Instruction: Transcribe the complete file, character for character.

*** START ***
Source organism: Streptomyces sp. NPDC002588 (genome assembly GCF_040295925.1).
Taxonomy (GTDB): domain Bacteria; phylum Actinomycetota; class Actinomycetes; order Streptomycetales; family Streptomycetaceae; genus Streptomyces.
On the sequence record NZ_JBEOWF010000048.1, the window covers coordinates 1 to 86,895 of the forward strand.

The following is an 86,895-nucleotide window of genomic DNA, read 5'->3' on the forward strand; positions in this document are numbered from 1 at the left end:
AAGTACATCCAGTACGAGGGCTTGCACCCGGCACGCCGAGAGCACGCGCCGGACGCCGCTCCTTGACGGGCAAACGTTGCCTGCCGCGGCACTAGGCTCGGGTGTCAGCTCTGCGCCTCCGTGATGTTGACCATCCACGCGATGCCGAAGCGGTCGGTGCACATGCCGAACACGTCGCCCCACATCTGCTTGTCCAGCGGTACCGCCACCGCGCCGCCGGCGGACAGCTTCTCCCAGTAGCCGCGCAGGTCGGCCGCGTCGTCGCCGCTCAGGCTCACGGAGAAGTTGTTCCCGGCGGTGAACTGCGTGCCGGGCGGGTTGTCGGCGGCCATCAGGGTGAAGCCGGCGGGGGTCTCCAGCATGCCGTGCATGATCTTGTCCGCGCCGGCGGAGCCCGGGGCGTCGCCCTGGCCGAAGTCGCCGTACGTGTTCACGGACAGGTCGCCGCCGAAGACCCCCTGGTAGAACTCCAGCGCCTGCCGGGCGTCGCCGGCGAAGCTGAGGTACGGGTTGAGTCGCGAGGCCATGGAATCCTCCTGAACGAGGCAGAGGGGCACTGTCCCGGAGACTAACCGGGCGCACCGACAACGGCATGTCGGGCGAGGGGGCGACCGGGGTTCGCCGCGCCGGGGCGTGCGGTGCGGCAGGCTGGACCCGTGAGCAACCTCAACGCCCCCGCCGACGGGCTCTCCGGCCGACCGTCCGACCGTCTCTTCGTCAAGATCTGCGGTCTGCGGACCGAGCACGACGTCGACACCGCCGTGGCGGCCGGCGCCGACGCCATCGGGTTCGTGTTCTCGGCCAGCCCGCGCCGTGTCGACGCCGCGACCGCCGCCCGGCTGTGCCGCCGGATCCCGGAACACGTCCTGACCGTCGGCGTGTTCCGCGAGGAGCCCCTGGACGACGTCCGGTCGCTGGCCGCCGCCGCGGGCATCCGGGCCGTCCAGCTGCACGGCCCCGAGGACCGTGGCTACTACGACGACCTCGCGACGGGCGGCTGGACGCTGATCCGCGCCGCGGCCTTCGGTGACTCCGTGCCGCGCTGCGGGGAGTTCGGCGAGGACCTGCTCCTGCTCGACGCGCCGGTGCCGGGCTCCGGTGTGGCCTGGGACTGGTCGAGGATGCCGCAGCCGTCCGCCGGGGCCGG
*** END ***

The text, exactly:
Source organism: Streptomyces sp. NPDC002588 (genome assembly GCF_040295925.1).
Taxonomy (GTDB): domain Bacteria; phylum Actinomycetota; class Actinomycetes; order Streptomycetales; family Streptomycetaceae; genus Streptomyces.
On the sequence record NZ_JBEOWF010000048.1, the window covers coordinates 1 to 86,895 of the forward strand.

The following is an 86,895-nucleotide window of genomic DNA, read 5'->3' on the forward strand; positions in this document are numbered from 1 at the left end:
AAGTACATCCAGTACGAGGGCTTGCACCCGGCACGCCGAGAGCACGCGCCGGACGCCGCTCCTTGACGGGCAAACGTTGCCTGCCGCGGCACTAGGCTCGGGTGTCAGCTCTGCGCCTCCGTGATGTTGACCATCCACGCGATGCCGAAGCGGTCGGTGCACATGCCGAACACGTCGCCCCACATCTGCTTGTCCAGCGGTACCGCCACCGCGCCGCCGGCGGACAGCTTCTCCCAGTAGCCGCGCAGGTCGGCCGCGTCGTCGCCGCTCAGGCTCACGGAGAAGTTGTTCCCGGCGGTGAACTGCGTGCCGGGCGGGTTGTCGGCGGCCATCAGGGTGAAGCCGGCGGGGGTCTCCAGCATGCCGTGCATGATCTTGTCCGCGCCGGCGGAGCCCGGGGCGTCGCCCTGGCCGAAGTCGCCGTACGTGTTCACGGACAGGTCGCCGCCGAAGACCCCCTGGTAGAACTCCAGCGCCTGCCGGGCGTCGCCGGCGAAGCTGAGGTACGGGTTGAGTCGCGAGGCCATGGAATCCTCCTGAACGAGGCAGAGGGGCACTGTCCCGGAGACTAACCGGGCGCACCGACAACGGCATGTCGGGCGAGGGGGCGACCGGGGTTCGCCGCGCCGGGGCGTGCGGTGCGGCAGGCTGGACCCGTGAGCAACCTCAACGCCCCCGCCGACGGGCTCTCCGGCCGACCGTCCGACCGTCTCTTCGTCAAGATCTGCGGTCTGCGGACCGAGCACGACGTCGACACCGCCGTGGCGGCCGGCGCCGACGCCATCGGGTTCGTGTTCTCGGCCAGCCCGCGCCGTGTCGACGCCGCGACCGCCGCCCGGCTGTGCCGCCGGATCCCGGAACACGTCCTGACCGTCGGCGTGTTCCGCGAGGAGCCCCTGGACGACGTCCGGTCGCTGGCCGCCGCCGCGGGCATCCGGGCCGTCCAGCTGCACGGCCCCGAGGACCGTGGCTACTACGACGACCTCGCGACGGGCGGCTGGACGCTGATCCGCGCCGCGGCCTTCGGTGACTCCGTGCCGCGCTGCGGGGAGTTCGGCGAGGACCTGCTCCTGCTCGACGCGCCGGTGCCGGGCTCCGGTGTGGCCTGGGACTGGTCGAGGATGCCGCAGCCGTCCGCCGGGGCCGG